Thursday, 6 September 2012
Settler of a different kind
By Rob Gaylard
SA letters has found a fresh, new voice. Rosemary Smith's memoir, Swimming with Cobras (Modjaji Books) covers just over 30 years of a very active life, from her arrival in Grahamstown as wife of a newly appointed English lecturer, to her "retirement" in 1999. This rich and interesting narrative is several things at once. Most obviously it is record of years of dedicated service for the Grahamstown Area District Relief Association and the Black Sash in Grahamstown.
It records how the shifts in the national political arena - from the Soweto uprising to the repression of the mid-80s to the beginnings of the thaw in the late 80s - were registered at the local level.
More than this, however, Smith's memoir records how the drama of alienation and integration played out in her own life, and how her political/welfare work was instrumental in finally making her feel a part of this small Eastern Cape town with its quasi-colonial society. It vividly records her initial discomfort and sense of alienation: the unfamiliar Eastern Cape landscape was a far remove from the "manageable scenery of Oxfordshire" and for some years she continued to feel "the strong seductive pull of English life". This recalls the sense of estrangement felt by many of the original 1820 Settlers: as with them, so here the green fields and country lanes of England form a kind of counterpoint against which to measure this unfamiliar new land. The book shows how a principled lifelong commitment to non-racialism, peace and justice enabled the author to find her feet - and her sense of herself.
In its own unassuming way - the memoir was initially written on "scraps of paper" or scribbled in notebooks - this is also the story of a woman finding her voice and defining her identity. She is very far from being "an appendage, defined by her [well-known academic husband's] identity". She has, in her words, "unlocked [her] diaries and pulled open the drawers of her life to shine a light on a small, but important, slice of South African history".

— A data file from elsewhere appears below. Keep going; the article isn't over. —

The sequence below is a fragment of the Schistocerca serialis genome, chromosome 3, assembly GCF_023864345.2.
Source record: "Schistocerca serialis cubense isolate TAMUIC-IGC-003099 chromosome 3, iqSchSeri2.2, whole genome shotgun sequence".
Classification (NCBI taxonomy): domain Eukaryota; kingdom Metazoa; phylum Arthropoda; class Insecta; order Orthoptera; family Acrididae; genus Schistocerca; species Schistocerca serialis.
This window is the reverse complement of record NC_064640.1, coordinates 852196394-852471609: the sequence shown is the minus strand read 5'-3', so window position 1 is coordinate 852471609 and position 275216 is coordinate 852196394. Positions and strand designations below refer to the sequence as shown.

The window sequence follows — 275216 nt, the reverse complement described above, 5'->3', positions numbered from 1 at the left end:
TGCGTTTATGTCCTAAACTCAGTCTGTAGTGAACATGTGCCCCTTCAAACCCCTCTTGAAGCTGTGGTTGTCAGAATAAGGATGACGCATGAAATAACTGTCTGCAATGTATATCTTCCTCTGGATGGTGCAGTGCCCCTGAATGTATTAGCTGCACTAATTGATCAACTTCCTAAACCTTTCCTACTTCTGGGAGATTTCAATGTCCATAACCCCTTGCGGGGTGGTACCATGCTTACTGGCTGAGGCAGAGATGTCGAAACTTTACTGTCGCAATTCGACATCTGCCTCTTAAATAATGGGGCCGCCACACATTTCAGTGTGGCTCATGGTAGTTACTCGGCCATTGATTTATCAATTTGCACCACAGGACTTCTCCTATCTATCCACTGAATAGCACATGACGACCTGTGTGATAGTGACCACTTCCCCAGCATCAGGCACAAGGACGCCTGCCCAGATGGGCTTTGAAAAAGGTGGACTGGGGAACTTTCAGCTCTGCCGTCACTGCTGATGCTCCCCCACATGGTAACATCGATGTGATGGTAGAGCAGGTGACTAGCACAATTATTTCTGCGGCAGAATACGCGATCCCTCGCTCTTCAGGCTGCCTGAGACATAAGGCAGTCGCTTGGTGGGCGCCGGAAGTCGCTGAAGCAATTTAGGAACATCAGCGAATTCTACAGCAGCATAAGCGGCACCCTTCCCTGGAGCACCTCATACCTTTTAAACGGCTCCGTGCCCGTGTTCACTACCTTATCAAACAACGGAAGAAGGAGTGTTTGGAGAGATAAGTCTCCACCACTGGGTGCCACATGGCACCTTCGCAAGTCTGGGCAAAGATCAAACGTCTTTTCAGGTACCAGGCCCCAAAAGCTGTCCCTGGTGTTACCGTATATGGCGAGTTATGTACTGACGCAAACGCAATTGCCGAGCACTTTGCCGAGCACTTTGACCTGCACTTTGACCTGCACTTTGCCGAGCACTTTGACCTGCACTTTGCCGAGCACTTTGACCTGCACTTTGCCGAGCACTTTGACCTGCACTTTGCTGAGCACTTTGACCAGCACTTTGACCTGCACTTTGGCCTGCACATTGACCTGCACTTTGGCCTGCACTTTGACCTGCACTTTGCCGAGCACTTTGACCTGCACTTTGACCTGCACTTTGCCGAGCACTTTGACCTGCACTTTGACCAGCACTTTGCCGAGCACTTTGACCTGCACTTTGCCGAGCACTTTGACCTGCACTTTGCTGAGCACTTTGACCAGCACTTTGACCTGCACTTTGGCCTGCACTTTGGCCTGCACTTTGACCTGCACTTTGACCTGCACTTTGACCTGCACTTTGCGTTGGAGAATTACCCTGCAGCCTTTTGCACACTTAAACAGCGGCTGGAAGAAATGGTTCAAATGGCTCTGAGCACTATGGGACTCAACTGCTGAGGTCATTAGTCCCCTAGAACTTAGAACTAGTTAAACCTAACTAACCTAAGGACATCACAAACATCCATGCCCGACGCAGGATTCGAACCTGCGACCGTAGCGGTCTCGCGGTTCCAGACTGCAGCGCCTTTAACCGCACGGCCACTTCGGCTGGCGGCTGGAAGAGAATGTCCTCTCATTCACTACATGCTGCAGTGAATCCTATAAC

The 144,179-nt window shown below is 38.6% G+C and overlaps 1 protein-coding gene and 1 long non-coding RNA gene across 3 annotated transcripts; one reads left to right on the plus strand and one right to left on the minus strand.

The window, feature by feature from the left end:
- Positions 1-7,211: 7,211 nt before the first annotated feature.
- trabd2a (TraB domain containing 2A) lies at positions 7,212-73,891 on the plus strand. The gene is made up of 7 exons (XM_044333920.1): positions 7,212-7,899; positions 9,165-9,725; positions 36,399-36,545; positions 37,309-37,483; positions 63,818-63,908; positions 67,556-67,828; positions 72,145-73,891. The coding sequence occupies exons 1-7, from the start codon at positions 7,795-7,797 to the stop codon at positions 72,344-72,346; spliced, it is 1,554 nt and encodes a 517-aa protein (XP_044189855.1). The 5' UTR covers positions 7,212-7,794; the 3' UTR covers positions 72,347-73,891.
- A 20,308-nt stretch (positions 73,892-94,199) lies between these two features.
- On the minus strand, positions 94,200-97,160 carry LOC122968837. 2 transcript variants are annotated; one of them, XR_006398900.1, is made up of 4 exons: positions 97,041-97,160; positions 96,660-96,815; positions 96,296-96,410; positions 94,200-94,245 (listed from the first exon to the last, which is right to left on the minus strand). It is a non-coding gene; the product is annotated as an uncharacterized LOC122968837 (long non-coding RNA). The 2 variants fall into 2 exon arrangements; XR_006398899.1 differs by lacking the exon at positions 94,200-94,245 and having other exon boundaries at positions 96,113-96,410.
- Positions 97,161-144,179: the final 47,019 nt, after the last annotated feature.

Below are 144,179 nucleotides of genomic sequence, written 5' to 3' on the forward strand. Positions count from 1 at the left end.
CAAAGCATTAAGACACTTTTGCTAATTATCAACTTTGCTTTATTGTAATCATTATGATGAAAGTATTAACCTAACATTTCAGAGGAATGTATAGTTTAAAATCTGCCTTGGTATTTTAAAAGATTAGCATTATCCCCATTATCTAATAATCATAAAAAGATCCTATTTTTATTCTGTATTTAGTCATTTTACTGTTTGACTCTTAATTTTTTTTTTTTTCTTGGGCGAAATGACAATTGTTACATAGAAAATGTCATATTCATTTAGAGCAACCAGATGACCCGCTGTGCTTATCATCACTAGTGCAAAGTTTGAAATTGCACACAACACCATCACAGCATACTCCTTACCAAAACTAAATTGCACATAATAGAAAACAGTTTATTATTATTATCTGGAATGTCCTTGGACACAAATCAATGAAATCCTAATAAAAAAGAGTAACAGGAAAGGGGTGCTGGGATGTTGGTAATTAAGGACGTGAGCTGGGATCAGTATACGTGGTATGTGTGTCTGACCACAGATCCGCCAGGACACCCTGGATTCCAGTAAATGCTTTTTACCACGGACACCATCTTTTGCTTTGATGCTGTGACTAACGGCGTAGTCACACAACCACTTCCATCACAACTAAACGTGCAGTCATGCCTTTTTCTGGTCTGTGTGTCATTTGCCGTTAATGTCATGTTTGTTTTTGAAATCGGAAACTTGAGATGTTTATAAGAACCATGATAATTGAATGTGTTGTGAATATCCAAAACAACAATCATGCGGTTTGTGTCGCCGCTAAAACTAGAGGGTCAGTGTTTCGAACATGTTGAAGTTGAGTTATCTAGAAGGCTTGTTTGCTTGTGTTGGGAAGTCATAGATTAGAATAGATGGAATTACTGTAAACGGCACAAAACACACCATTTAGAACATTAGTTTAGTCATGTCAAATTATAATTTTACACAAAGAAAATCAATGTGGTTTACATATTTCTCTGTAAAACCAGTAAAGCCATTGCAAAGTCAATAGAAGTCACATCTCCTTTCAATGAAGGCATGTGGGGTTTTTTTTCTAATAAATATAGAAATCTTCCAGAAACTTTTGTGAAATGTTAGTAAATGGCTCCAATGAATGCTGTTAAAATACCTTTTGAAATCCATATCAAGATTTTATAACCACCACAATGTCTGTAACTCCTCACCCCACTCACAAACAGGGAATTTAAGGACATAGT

Liberal, middle-class women are sometimes patronised or diminished by those who move in more ideologically correct, left-wing circles; this book may help to revise these kinds of rather unthinking judgements. As this memoir makes clear, there were many women who, like the author, spent long hours in Black Sash advice offices. They may not have been manning the barricades but they were keeping the score, and their work made a considerable difference to the lives of the poor, black working class people who found their way to their door. Their patient work was also part of the Struggle against oppression. "It was a kind of war we were waging," she comments - a war against a callous and indifferent bureaucracy.
In these ways, then, this memoir is more than the story of one woman's journey: it contributes to the political and social history of our country. It places on record the work of the small group of women in the Black Sash who continued to protest against injustice and to work in the townships, even during the darkest years of apartheid.
The opening chapter is an appropriate introduction: it recalls the work of the TRC and acts as a reminder of just how grim and unrelieved the oppression was.
But this book is very far from being a polemical tract. It is primarily the warm human story of how one woman was able to balance raising a family with the demands of her increasingly politicised work (many of her friends, colleagues and co-workers were detained in the mid-'80s): she describes hiding the jottings that eventually became this book in an ice-cream container in the freezer.
What distinguishes the writing is its vividness and clarity of recall. Amid the personal and political travail there are vivid descriptions of blackberry-picking in the Hogsback, camping on the Wild Coast or swimming in the Kariega River. The book will have special|resonance for those who have lived in Grahamstown, or perhaps in one or other of the small Eastern Cape towns near what was once a contested frontier. It records how the writer came to "find her niche" in this "bewildering town", and her position as insider and outsider gives her observations particular force. The white part of town (and their Market Street house) was situated in peculiarly close proximity to the impoverished black townships, where there are huge levels of unemployment.
Smith describes the loving care and attention she and her husband gave to their house ("steadily our lovely house emerged") and to the nurture of their growing family, but it also records the impact of "the relentless stream of need" that flowed past their front door. At times she feels "oppressed by helplessness and guilt", but the narrative demonstrates how such paralysing feelings could be surmounted.
In the midst of this, she raised a family, ran a women's group that met every third Thursday, and for some years managed a very successful nursery school. She also converted one of the rooms of her house into a Quaker meeting room - perhaps this was the still point of her turning world?
It is difficult to believe that Smith has actually "retired": at the time (in 1999) her colleagues joked that she must have been "born draped in a sash!" One can only hope that, in the words of the poem she quotes on the opening page, "peace comes dropping slow". - September 02, 2012.